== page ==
These types of organisations can be vital not only to raise awareness of the problem but also help in implementing solutions to manage antibiotic resistance.
As stakeholders become aware of the issue, they can move from being informed towards taking action and influencing others. As an example, consumers are increasingly raising their concern for antibiotic use in the supply chain. The World Consumer Rights Day 2016 focused on pushing the world’s largest fast food companies to make global commitments to stop serving meat from animals routinely given antibiotics used in human medicine. Another example is the multi-stakeholder platform EPRUMA, which was formed to promote the responsible use of antibiotics in animals in the EU. Taking a holistic approach, the Antibiotic Resistance Coalition (ARC), launched an antibiotic resistance declaration in May 2014. The declaration contains 42 recommendations across human health, animal health and the environment that can be used to raise awareness about the many facets of the antibiotic resistance problem.
|WHO Competency Framework for Health Workers’ Education and Training on Antimicrobial Resistance||This framework from WHO outlines core and additional competencies for health workers in regards to antimicrobial resistance, and is a reference guide for academic institutions, educators, accreditation bodies, regulatory agencies and health policy- and decision-making authorities. The purpose is to guide the education and training of health workers.|
|Revising Preservice Curriculum to Incorporate Rational Medicine Use Topics: A Guide||This SIAPS/USAID document guides stakeholders, including university faculty and staff in the fields of medicine, pharmacy, nursing, and public health, through the process of integrating rational use of medicine into the curricula for medical, nursing, pharmacy, and public health students. It includes sample documents from successful projects and templates that can be adapted for new initiatives.|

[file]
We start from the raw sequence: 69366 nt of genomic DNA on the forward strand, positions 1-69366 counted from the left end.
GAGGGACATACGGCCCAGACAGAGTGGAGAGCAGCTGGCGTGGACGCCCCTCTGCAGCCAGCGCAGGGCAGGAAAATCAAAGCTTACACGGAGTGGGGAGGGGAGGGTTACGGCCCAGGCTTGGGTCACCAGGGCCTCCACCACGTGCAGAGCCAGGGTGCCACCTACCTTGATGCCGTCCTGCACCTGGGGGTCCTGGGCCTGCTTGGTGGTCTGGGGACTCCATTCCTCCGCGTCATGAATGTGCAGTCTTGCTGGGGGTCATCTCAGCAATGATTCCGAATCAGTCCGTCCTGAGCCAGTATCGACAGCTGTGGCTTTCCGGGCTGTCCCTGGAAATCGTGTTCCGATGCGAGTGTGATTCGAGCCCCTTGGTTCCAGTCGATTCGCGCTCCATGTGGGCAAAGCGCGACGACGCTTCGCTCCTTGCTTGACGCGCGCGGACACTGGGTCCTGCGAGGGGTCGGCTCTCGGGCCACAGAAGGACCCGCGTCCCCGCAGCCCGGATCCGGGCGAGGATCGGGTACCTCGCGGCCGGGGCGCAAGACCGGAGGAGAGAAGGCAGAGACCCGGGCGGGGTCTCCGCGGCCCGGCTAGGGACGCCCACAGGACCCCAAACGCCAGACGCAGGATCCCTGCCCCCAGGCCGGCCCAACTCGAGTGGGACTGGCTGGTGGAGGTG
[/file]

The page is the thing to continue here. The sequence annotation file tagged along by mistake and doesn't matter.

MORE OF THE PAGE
|Drug Promotion – What We Know, What We Have Yet to Learn – Reviews of Materials in the WHO/HAI Database on Drug Promotion – EDM Research Series No. 032||This WHO document reviews interventions to control the promotion and marketing of drugs as well as methods to evaluate their effectiveness. The document offers a more theoretical framework and describes research into the effectiveness of interventions.|
|How to improve the use of medicines by consumers (PDF)||This WHO guideline offers a detailed overview of methods to promote the rational use of essential medicines through public communication. It includes guidance on communication through different channels, such as mass media or local news networks and outlines how communication campaigns can be planned, implemented and evaluated.|
|Building Coalitions for Containing Antimicrobial Resistance: A Guide||This SIAPS/USAID guide offers guidance on how to identify key stakeholders for addressing drug resistance, mobilize their support, formulate and implement a plan and subsequently evaluate outcomes. Also provides a number of templates and sample interview forms that can be adapted for different local contexts. An older version is available in Spanish and French.|